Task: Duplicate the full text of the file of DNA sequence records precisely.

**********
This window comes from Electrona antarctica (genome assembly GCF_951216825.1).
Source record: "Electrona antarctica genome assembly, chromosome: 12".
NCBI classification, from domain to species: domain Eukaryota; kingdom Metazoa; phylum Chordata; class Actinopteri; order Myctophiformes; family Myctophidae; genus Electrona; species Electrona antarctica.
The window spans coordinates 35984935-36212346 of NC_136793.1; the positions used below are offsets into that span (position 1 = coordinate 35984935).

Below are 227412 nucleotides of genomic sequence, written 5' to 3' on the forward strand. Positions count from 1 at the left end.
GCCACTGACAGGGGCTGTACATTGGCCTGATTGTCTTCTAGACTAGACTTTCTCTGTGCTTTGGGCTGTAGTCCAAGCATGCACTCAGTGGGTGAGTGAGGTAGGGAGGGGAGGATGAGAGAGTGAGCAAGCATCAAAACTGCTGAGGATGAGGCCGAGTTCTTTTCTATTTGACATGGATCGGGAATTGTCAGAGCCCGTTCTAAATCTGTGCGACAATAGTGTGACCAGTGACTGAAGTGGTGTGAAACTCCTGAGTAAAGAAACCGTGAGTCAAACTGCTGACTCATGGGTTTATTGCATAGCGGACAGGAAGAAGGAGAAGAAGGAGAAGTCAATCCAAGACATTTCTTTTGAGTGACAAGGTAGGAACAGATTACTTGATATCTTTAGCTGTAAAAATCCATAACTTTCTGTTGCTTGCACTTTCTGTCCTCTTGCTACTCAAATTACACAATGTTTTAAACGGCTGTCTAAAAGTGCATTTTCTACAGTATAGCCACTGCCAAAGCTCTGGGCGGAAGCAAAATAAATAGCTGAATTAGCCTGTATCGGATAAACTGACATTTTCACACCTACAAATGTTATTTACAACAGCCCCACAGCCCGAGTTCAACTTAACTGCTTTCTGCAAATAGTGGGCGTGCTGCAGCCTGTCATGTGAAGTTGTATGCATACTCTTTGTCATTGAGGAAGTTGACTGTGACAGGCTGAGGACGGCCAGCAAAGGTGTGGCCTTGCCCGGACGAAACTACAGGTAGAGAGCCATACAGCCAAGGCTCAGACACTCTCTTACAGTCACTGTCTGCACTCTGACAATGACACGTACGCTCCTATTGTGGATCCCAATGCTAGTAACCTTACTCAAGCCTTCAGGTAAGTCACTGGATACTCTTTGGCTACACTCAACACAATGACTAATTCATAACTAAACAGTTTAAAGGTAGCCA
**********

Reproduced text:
This window comes from Electrona antarctica (genome assembly GCF_951216825.1).
Source record: "Electrona antarctica genome assembly, chromosome: 12".
NCBI classification, from domain to species: domain Eukaryota; kingdom Metazoa; phylum Chordata; class Actinopteri; order Myctophiformes; family Myctophidae; genus Electrona; species Electrona antarctica.
The window spans coordinates 35984935-36212346 of NC_136793.1; the positions used below are offsets into that span (position 1 = coordinate 35984935).

Below are 227412 nucleotides of genomic sequence, written 5' to 3' on the forward strand. Positions count from 1 at the left end.
GCCACTGACAGGGGCTGTACATTGGCCTGATTGTCTTCTAGACTAGACTTTCTCTGTGCTTTGGGCTGTAGTCCAAGCATGCACTCAGTGGGTGAGTGAGGTAGGGAGGGGAGGATGAGAGAGTGAGCAAGCATCAAAACTGCTGAGGATGAGGCCGAGTTCTTTTCTATTTGACATGGATCGGGAATTGTCAGAGCCCGTTCTAAATCTGTGCGACAATAGTGTGACCAGTGACTGAAGTGGTGTGAAACTCCTGAGTAAAGAAACCGTGAGTCAAACTGCTGACTCATGGGTTTATTGCATAGCGGACAGGAAGAAGGAGAAGAAGGAGAAGTCAATCCAAGACATTTCTTTTGAGTGACAAGGTAGGAACAGATTACTTGATATCTTTAGCTGTAAAAATCCATAACTTTCTGTTGCTTGCACTTTCTGTCCTCTTGCTACTCAAATTACACAATGTTTTAAACGGCTGTCTAAAAGTGCATTTTCTACAGTATAGCCACTGCCAAAGCTCTGGGCGGAAGCAAAATAAATAGCTGAATTAGCCTGTATCGGATAAACTGACATTTTCACACCTACAAATGTTATTTACAACAGCCCCACAGCCCGAGTTCAACTTAACTGCTTTCTGCAAATAGTGGGCGTGCTGCAGCCTGTCATGTGAAGTTGTATGCATACTCTTTGTCATTGAGGAAGTTGACTGTGACAGGCTGAGGACGGCCAGCAAAGGTGTGGCCTTGCCCGGACGAAACTACAGGTAGAGAGCCATACAGCCAAGGCTCAGACACTCTCTTACAGTCACTGTCTGCACTCTGACAATGACACGTACGCTCCTATTGTGGATCCCAATGCTAGTAACCTTACTCAAGCCTTCAGGTAAGTCACTGGATACTCTTTGGCTACACTCAACACAATGACTAATTCATAACTAAACAGTTTAAAGGTAGCCA